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18th SFS asks pet owners to tighten the leash

Stray dogs and unwanted pets are being kept at the 18th Services Squadron’s Karing Kennels. Packs of strays have
been seen around the base and are the source of recent attacks on family pets and other community members.
(U.S. Air Force photo/Senior Airman Jeremy McGuffin)

Stray dogs and unwanted pets are being kept at the 18th Services Squadron's Karing Kennels. In recent weeks there has been a surge of stray dogs captured and returned to owners by the 18th Security Forces Squadron.

KADENA AIR BASE, Japan -- The 18th Security Forces Squadron has captured and returned to their owners more than 20 pets over the past several weeks. Many of these pets, to include cats, were not properly leashed, a punishable offense under 18th wing policy.

"The one thing all of these incidents had in common is that none of the captured animals were wearing a leash, or properly kenneled within their yards in accordance with base housing guidelines," said Master Sgt. Clayton Watson, 18th Security Forces Squadron flight operations superintendent. "All pet owners will be held accountable in accordance with 18th Wing Instruction 48-107, which is intended to protect people from free-roaming dogs."

According to the instruction, pet owners are required to register their animals with Kadena veterinary services and maintain control of their pets at all times.

"All pets living in military housing on Okinawa are required to be registered with the Okinawa Branch Veterinary Treatment Facility," said Army Capt. Katie S. Barry, a veterinarian with the Okinawa Branch Veterinary Service. "It's a walk-in appointment so you don't have to bring your pet with you, just bring the records. Also, you can register off base, but it's still required that pets be registered with us as well."

Captain Barry said all pets owned by SOFA-status members are required by 18th wing policy to have a microchip "If owners bring pets in for an appointment and we see that the pet isn't micro-chipped then we won't treat the animal. Instead, we would schedule a separate appointment for the micro-chipping. We can usually do this during puppy shots - any time after the animal is 12 weeks old is safe."

Packs of stray dogs have also been spotted around Kadena Air Base, a circumstance that concerns base officials and housing residents. These packs have been as large as 10 dogs or as few as three. Some of these dogs, commonly known as "Oki-mix," are dogs that were brought here from the United States and then abandoned by their owners.

Veterinary service officials said the best thing people can do to prevent encounters with stray animals is to make sure their pets are always on a leash.

"If you're out walking your dog, it's important to keep it on a leash and close to you at all times," Captain Barry said. "If a stray animal comes charging up and provokes a fight with your dog, don't get in the middle of it. Separating the animals can inflict injury upon you. If you have a small dog, just pick it up."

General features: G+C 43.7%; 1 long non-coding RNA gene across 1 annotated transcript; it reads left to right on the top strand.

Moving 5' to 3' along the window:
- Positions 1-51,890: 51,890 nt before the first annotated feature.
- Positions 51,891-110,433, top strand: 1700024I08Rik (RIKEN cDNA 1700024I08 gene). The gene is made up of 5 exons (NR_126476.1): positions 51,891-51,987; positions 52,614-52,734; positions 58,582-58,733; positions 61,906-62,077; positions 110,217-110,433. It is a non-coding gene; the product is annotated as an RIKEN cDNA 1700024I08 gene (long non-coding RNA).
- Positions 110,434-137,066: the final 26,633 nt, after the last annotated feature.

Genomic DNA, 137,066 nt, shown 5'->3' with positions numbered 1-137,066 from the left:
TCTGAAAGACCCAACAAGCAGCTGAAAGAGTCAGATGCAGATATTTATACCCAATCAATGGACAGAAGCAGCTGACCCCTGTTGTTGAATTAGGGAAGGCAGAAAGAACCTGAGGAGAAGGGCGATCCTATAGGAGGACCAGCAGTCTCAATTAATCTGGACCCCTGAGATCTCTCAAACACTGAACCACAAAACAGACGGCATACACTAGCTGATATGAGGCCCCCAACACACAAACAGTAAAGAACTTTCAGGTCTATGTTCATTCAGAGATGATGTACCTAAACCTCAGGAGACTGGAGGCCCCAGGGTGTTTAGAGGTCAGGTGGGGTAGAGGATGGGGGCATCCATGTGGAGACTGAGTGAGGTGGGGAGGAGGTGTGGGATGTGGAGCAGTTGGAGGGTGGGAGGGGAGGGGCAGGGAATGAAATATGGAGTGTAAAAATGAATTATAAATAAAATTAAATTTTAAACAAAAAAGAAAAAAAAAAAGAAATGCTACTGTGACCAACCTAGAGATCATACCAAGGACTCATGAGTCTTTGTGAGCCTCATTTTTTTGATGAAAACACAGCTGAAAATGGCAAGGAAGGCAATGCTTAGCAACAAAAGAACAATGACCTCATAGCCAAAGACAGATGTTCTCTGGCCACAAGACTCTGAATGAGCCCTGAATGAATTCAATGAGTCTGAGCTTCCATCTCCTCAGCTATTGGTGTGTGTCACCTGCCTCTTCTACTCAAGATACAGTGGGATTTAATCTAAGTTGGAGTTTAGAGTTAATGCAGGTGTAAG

Owners are allowed to leave their pets outside as long as they are secured in a fenced-in area and have sufficient food, water and shelter for the duration of the owner's absence. Pets must also have adequate ventilation and should not be left unattended for more than 12 hours at a time. Gates must have a locking mechanism capable of preventing the animal from escaping or someone from gaining unauthorized access to the animal. By installing a fence, the pet owner has given the general public reasonable warning to stay clear of the fenced-in area. According to security forces, placing a stake in the ground and attaching a rope, chain or cable to pets is not considered sufficient warning to passers-by and the owner may be held liable if a pet is involved in an incident. Also, pets are not allowed in public facilities, gathering places, parks or at special events.

Security Forces officials warn pet owners that any animal left unsecured or outside a chain-link fence will be picked up by animal control and turned over to Karing Kennels. Any animal that presents a danger to the public will be impounded immediately at the owner's expense for a minimum of 10 days. All costs or fees incurred during the capture or impoundment will be the responsibility of the owner. Pet owners can face formal charges if they fail to control their animals.

According to the veterinary services, when pet owners decide they do not want to take their pet with them when they leave Okinawa, they should first try to place it in a new home. If they cannot find anyone to take their pet, they can turn their pet over to Karing Kennels or an off-base agency for adoption. Pet owners should be advised that there could be fees for turning in pets. Regardless of whether a pet is given to new owners or turned in for adoption, pet owners must de-register their pets prior to departing the island.

Security forces asks anyone witness to a group of stray dogs to please take note of their location and direction of travel, as well as the number of dogs in the pack, and report this information immediately to the security forces control center at 634-2475. Kadena members should not attempt to capture stray animals, but should simply report it directly to security forces.

For additional information on proper care and micro-chipping of pets, call veterinary services at 634-1362.